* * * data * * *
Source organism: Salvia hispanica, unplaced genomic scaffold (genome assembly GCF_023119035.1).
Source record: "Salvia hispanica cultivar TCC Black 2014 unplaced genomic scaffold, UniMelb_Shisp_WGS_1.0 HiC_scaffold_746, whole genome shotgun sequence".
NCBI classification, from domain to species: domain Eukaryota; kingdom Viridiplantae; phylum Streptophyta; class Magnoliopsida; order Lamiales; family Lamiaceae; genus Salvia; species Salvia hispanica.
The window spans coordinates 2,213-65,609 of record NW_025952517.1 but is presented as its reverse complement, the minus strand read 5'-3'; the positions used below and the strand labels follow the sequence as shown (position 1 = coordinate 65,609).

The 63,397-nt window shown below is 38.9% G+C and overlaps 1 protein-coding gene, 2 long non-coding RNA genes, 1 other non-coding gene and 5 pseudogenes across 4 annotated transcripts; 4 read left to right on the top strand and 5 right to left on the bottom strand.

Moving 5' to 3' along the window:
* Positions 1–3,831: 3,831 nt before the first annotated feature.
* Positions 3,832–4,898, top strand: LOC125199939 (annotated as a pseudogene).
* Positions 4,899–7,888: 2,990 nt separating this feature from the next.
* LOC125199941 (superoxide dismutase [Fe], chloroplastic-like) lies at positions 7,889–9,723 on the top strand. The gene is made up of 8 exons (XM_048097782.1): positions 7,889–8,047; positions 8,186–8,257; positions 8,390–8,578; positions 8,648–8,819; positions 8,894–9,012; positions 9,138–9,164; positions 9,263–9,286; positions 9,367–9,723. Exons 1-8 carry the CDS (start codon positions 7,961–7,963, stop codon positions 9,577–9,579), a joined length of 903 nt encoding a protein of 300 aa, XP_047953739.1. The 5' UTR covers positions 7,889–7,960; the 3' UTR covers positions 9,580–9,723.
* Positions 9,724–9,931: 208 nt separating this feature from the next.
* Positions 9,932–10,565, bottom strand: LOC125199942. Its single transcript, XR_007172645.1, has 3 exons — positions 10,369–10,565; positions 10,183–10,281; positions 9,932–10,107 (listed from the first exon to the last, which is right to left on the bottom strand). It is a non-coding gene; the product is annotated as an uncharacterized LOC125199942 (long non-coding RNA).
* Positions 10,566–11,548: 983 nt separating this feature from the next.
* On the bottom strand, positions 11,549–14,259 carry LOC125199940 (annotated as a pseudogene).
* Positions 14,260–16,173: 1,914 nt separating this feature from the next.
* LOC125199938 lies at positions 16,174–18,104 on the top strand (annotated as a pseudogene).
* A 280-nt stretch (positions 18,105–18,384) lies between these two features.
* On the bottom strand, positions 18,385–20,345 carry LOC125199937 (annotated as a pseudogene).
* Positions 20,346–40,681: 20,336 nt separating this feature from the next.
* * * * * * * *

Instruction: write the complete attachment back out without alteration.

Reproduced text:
Source organism: Salvia hispanica, unplaced genomic scaffold (genome assembly GCF_023119035.1).
Source record: "Salvia hispanica cultivar TCC Black 2014 unplaced genomic scaffold, UniMelb_Shisp_WGS_1.0 HiC_scaffold_746, whole genome shotgun sequence".
NCBI classification, from domain to species: domain Eukaryota; kingdom Viridiplantae; phylum Streptophyta; class Magnoliopsida; order Lamiales; family Lamiaceae; genus Salvia; species Salvia hispanica.
The window spans coordinates 2,213-65,609 of record NW_025952517.1 but is presented as its reverse complement, the minus strand read 5'-3'; the positions used below and the strand labels follow the sequence as shown (position 1 = coordinate 65,609).

The 63,397-nt window shown below is 38.9% G+C and overlaps 1 protein-coding gene, 2 long non-coding RNA genes, 1 other non-coding gene and 5 pseudogenes across 4 annotated transcripts; 4 read left to right on the top strand and 5 right to left on the bottom strand.

Moving 5' to 3' along the window:
* Positions 1–3,831: 3,831 nt before the first annotated feature.
* Positions 3,832–4,898, top strand: LOC125199939 (annotated as a pseudogene).
* Positions 4,899–7,888: 2,990 nt separating this feature from the next.
* LOC125199941 (superoxide dismutase [Fe], chloroplastic-like) lies at positions 7,889–9,723 on the top strand. The gene is made up of 8 exons (XM_048097782.1): positions 7,889–8,047; positions 8,186–8,257; positions 8,390–8,578; positions 8,648–8,819; positions 8,894–9,012; positions 9,138–9,164; positions 9,263–9,286; positions 9,367–9,723. Exons 1-8 carry the CDS (start codon positions 7,961–7,963, stop codon positions 9,577–9,579), a joined length of 903 nt encoding a protein of 300 aa, XP_047953739.1. The 5' UTR covers positions 7,889–7,960; the 3' UTR covers positions 9,580–9,723.
* Positions 9,724–9,931: 208 nt separating this feature from the next.
* Positions 9,932–10,565, bottom strand: LOC125199942. Its single transcript, XR_007172645.1, has 3 exons — positions 10,369–10,565; positions 10,183–10,281; positions 9,932–10,107 (listed from the first exon to the last, which is right to left on the bottom strand). It is a non-coding gene; the product is annotated as an uncharacterized LOC125199942 (long non-coding RNA).
* Positions 10,566–11,548: 983 nt separating this feature from the next.
* On the bottom strand, positions 11,549–14,259 carry LOC125199940 (annotated as a pseudogene).
* Positions 14,260–16,173: 1,914 nt separating this feature from the next.
* LOC125199938 lies at positions 16,174–18,104 on the top strand (annotated as a pseudogene).
* A 280-nt stretch (positions 18,105–18,384) lies between these two features.
* On the bottom strand, positions 18,385–20,345 carry LOC125199937 (annotated as a pseudogene).
* Positions 20,346–40,681: 20,336 nt separating this feature from the next.